Republican challenges to Sens. Debbie Stabenow (D-MI), Amy Klobuchar (D-MN), Bob Casey (D-PA), and Tim Kaine (D-VA) are probably longer shots. Trump won Michigan and Pennsylvania last year and came close in Minnesota, but the Senate incumbents in all three states each have won multiple statewide victories and ran ahead of Obama in 2012. Kaine’s vice-presidential campaign, while not making much of a ripple nationally, probably contributed to Clinton running slightly ahead of Obama’s 2012 margin in the Old Dominion. All four Democrats start as clear favorites at Likely Democratic. Sen. Robert Menendez (D-NJ) also starts in this category. New Jersey should be an easy hold for a Democratic incumbent, but Menendez is under federal indictment in a corruption case. Democrats probably would be better off if Menendez just called it quits, but at this point it appears that he will seek reelection and may not face any strong opposition in a primary.
The other Democratic-held seats — California, Connecticut, Delaware, Hawaii, Maryland, Massachusetts, New Mexico, New York, Rhode Island, and Washington — all start as safe for the incumbent party. Sen. Bernie Sanders (I-VT) also starts in a very secure position.
Of the nine Republican-controlled seats, six start as Safe Republican: Alabama, Mississippi, Nebraska, Tennessee, Utah, and Wyoming. Most of these states haven’t elected a Democratic senator in decades: The Cornhusker State is the lone one that has been represented by a Democrat in the Senate this century. If Democrats make any of these seats competitive it likely will mean that Republicans are having an awful midterm.
Texas, where Sen. Ted Cruz (R) will be seeking a second* term, probably should also be listed as safe: The last Democrat to win a Senate race there was Lloyd Bentsen (D) way back in 1988 (he won reelection while also serving as Michael Dukakis’ vice-presidential nominee). But the sometimes abrasive Cruz is not a perfect candidate, and there’s a distant outside shot that Democrats could make the race competitive if the midterm environment is bad enough for Republicans, so we’ll call it Likely Republican to start. Clinton significantly improved on Obama’s 2012 margin in Texas, but she still lost the state by nine points.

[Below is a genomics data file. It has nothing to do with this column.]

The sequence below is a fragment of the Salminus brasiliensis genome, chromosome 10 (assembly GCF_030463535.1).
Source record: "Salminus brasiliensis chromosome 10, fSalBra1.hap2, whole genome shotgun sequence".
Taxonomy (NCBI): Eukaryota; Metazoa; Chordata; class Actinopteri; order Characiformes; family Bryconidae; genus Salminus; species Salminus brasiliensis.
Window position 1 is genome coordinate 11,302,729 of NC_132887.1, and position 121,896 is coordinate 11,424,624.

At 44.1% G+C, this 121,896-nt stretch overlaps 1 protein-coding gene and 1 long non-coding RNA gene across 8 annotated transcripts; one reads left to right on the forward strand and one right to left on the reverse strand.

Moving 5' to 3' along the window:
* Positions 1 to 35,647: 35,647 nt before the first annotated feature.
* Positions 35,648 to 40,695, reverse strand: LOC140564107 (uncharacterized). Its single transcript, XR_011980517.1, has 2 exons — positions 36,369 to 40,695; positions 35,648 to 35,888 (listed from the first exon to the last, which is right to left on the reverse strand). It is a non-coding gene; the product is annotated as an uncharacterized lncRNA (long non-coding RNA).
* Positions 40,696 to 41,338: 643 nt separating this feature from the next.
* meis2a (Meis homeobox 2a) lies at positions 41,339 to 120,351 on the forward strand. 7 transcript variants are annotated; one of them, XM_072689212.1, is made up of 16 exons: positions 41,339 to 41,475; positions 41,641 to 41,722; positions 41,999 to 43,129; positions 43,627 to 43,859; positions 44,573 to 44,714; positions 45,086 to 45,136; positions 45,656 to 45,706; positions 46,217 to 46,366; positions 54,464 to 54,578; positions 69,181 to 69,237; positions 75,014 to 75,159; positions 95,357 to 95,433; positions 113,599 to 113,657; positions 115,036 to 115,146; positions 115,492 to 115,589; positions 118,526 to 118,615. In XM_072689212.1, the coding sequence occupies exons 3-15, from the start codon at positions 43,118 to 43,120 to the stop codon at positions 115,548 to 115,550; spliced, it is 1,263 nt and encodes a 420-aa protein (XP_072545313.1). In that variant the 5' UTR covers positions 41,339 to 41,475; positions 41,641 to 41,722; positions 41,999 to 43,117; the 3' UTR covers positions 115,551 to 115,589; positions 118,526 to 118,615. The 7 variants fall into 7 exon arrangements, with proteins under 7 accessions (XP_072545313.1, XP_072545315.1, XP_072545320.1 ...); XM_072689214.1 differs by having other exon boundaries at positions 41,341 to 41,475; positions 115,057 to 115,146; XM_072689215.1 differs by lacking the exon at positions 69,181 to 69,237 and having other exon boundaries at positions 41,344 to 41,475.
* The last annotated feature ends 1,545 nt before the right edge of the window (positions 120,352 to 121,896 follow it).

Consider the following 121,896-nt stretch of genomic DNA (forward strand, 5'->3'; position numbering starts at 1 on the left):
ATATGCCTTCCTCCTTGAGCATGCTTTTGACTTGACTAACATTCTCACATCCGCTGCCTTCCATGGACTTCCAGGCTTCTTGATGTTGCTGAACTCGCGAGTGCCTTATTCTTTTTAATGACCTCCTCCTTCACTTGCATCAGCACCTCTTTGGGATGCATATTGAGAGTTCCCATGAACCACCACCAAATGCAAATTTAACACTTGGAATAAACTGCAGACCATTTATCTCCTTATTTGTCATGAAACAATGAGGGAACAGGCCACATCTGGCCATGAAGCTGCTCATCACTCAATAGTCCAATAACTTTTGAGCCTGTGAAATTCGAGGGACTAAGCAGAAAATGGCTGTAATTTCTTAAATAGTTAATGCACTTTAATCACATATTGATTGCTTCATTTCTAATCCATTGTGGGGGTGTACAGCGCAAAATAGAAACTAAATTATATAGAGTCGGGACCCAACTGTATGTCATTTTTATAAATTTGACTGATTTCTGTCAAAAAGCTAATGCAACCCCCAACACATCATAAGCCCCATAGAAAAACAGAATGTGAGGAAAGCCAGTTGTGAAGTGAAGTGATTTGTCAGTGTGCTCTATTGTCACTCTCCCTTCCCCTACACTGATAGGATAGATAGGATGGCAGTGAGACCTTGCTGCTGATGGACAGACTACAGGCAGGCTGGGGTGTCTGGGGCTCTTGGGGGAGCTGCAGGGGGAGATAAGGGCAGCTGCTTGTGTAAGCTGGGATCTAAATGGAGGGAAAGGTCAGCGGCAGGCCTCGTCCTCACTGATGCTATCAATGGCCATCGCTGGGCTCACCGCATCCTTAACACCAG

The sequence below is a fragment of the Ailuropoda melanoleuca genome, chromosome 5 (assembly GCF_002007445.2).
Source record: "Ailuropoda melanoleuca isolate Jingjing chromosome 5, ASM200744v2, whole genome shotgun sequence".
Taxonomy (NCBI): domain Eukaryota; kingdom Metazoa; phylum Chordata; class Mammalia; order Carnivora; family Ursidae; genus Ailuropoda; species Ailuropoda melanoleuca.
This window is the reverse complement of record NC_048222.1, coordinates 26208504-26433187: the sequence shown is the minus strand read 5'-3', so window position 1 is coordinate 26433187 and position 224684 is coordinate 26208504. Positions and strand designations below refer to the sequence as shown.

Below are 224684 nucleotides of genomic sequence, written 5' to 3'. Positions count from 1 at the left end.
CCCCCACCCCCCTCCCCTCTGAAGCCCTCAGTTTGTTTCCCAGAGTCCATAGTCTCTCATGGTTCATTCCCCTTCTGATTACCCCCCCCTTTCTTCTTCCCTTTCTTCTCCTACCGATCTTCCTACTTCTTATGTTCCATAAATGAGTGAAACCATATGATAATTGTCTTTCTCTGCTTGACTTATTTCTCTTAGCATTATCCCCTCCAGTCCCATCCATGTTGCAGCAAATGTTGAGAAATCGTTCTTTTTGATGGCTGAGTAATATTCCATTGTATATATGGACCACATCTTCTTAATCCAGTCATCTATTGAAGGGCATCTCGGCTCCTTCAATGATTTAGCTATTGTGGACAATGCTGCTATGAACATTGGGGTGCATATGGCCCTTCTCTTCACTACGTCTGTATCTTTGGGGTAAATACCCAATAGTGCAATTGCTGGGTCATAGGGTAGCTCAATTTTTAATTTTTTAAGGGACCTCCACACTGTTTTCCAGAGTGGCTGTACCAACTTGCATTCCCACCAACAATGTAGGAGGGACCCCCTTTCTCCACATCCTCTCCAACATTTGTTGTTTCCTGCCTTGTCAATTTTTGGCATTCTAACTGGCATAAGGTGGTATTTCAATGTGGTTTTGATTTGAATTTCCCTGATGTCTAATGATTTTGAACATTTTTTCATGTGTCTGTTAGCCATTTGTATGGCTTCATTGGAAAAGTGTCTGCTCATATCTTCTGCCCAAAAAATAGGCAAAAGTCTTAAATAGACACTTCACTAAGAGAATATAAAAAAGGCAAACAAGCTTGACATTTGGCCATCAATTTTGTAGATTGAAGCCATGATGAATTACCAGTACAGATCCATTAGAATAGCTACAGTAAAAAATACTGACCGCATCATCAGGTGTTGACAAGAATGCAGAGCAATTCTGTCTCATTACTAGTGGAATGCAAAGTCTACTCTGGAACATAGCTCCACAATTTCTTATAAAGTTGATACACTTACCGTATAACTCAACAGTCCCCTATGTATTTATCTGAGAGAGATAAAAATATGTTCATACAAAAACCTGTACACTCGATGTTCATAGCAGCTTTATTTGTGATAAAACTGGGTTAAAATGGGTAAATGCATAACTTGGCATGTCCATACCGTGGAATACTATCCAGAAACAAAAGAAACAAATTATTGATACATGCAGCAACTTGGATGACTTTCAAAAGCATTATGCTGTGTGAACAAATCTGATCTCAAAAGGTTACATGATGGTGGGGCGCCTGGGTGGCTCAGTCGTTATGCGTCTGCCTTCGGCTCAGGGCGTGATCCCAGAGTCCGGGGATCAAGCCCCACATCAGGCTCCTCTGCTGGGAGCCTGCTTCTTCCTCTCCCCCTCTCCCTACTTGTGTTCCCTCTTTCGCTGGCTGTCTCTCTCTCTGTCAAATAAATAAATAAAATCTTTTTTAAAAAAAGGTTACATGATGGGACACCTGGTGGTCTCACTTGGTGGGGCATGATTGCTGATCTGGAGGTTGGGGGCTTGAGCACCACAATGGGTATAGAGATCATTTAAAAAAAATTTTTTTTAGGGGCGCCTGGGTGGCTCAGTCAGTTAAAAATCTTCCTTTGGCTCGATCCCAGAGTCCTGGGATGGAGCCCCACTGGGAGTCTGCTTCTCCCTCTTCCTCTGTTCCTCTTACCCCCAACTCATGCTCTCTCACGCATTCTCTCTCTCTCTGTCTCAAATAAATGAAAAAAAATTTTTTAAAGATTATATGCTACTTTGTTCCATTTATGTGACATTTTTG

Realistically, there are only two credible Democratic targets in the Senate — and that may be generous.
Arizona is another state that hasn’t elected a Democratic senator this century — the last Democrat to win a Senate seat there was Dennis DeConcini, who won reelection in 1988. But the Grand Canyon State, like Texas, became more Democratic in 2016, and Clinton came within 3.5 points of carrying it. And Sen. Jeff Flake (R-AZ), who is running for a second term, has angered some Republicans with his criticism of President Trump. Flake might have primary trouble: Kelli Ward, a very conservative candidate who came within about a dozen points of Sen. John McCain (R-AZ) in a 2016 primary, is challenging Flake, and it’s possible a more prominent challenger will enter the race, too (which could benefit Flake assuming there are multiple challengers splitting the anti-incumbent vote). A credible Democrat might possibly be favored in Arizona if Flake doesn’t win renomination. If Flake is renominated, his vulnerability will be determined by the national environment and the degree of division within the state GOP.
Sen. Dean Heller (R-NV) is a clearer Democratic target, but he starts as a narrow favorite while Silver State Democrats, who saw much of their bench wiped out in their disastrous 2014 midterm, cast about for a candidate. Nevertheless, expect Democrats to find someone who can plausibly make the race. And then they’ll throw everything they’ve got at Heller, with so few other targets nationally.